While both oil and data generate value, the comparison stops there, the new age entrepreneurs seem to argue. Their fear, and Facebook's is no different, is that treating data like oil has resulted in governments hoarding data, says Nivedita Mookerji.
Recently, a headline on data caught much attention.
While anything that deals with data is of significant interest now as our lives revolve around the resource in multiple forms, this one had another pull factor.
It had a combination of Mark Zuckerberg and Mukesh Ambani, making it a runaway hit.
'Facebook counters Ambani, says data is not oil', headlines across newspapers and websites screamed.
Well, it was only half true, as a colleague on the beat pointed out rather angrily.
This is what really happened.
A visiting Facebook executive said in a speech that data was not new oil and countries like India should allow free flow of data across borders instead of attempting to hoard it as a finite commodity.
Facebook Vice President (Global Affairs and Communications) Nick Clegg, who was earlier UK's deputy prime minister, also said, 'There are many in India and around the world who think of data as the new oil and, that, like oil, having a great reserve of it held within national boundaries, will lead to surefire prosperity.
'But this analogy is mistaken.'
Since Reliance Chairman Mukesh Ambani had, not too long ago, made the statement, data is the new oil in relation to Jio, connecting that with Facebook's contrarian position on the same subject seemed logical.
But, Facebook's Clegg did not mention Ambani in that speech, though it's anybody's guess whether he had the RIL boss in mind while referring to data and oil.
When he was quizzed on the matter later, Clegg shrugged off the controversy saying that "nobody has a copyright" on the subject of whether data is the new oil or not.
There may not be a copyright on that line, but what the angry colleague was trying to explain and what is relevant in the current context is that Ambani is neither the first nor the only one to say data is the new oil.
Many have said it before Ambani did in 2017.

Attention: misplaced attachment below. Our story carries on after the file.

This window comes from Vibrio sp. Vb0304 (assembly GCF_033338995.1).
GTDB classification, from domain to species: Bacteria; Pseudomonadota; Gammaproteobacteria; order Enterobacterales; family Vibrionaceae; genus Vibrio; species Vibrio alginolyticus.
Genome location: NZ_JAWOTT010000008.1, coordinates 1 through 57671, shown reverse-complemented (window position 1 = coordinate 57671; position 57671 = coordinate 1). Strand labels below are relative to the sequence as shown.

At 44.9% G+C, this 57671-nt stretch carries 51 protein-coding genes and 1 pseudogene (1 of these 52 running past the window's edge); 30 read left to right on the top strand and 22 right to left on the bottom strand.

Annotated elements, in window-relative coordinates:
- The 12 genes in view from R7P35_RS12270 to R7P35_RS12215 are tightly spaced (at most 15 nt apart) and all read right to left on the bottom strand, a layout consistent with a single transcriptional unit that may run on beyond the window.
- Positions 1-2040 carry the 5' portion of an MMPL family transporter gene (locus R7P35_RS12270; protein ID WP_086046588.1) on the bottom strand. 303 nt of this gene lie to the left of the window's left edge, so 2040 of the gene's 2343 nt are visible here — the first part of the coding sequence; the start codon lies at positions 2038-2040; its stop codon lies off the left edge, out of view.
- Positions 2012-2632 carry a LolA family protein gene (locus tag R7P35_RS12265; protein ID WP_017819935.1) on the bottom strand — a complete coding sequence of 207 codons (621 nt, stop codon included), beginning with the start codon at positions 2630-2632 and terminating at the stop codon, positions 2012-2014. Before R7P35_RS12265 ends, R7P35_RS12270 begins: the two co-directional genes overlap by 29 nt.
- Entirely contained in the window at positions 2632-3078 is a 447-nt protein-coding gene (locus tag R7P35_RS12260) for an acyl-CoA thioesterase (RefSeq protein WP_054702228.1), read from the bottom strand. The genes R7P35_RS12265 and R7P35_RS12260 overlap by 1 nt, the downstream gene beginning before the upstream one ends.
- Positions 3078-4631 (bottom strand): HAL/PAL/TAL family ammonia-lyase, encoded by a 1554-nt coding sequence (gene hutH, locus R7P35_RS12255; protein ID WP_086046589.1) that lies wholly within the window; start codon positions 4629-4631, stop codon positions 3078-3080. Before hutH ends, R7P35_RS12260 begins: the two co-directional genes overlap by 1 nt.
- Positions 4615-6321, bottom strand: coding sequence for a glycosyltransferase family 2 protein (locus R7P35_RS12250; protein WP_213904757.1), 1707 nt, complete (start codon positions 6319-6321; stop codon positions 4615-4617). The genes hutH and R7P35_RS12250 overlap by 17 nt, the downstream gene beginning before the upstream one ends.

It's another matter that Ambani made the line popular in India, along with Jio.
Similarly, many others have said what Clegg had stated in New Delhi.
That is, data is not new oil.
Clegg was trying to argue that while oil is a finite commodity, data is not.
It was, in fact, way back in 2006 that mathematician Clive Humby had coined the phrase "data is the new oil", analysts who have dug deep into the subject believe.
Humby's also credited for setting up UK supermarket chain Tesco's Clubcard -- the loyalty card scheme that operates across countries.
This is what he had to say at a summit in Kellogg School of Management: "Data is the new oil. It's valuable, but if unrefined, it cannot really be used.
"It has to be changed into gas, plastic, chemicals, etc to create a valuable entity that drives profitable activity; so must data be broken down, analysed for it to have value."
Many other prominent people have commented on the subject thereafter.
Meglena Kuneva as European Consumer Commissioner in 2009 had said: "Personal data is the new oil of the internet and the new currency of the digital world."
In 2011, Peter Sondergaard of Gartner described information as the oil of the 21st century, and analytics as the combustion engine.
In 2012, Bill Diggins as CEO of Diggit gave it another tweak.
"We're able to view just everything that they do.
"And that's really where data is going today.
"Data is the new oil," Diggins had said.
The following year, Ginni Rometty as IBM CEO said in a speech to the Council on Foreign Relations: "I want you to think about data as the next natural resource."
Then in 2016, Piero Scaruffi, author of A History of Silicon Valley, pointed towards the difference between oil and data -- the product of oil does not generate more oil, whereas the product of data will generate more data...
By this time, businesses and data analysts had started moving away from the narrative of data is the new oil and were focusing more on data as a free-flowing boundary-less resource as opposed to a walled garden.
2016 onwards, there's been a series of write-ups, lectures and analysis trying to establish why data is the new oil is a "ludicrous proposition".
Even the last meeting of the World Economic Forum at Davos had a session on why data is not the new oil.
While both oil and data generate value, the comparison stops there, the new age entrepreneurs seem to argue.
Their fear, and Facebook's is no different, is that treating data like oil has resulted in governments hoarding data.
While the jury's still out on whether or not data is the new oil, my take, it's fifty-fifty.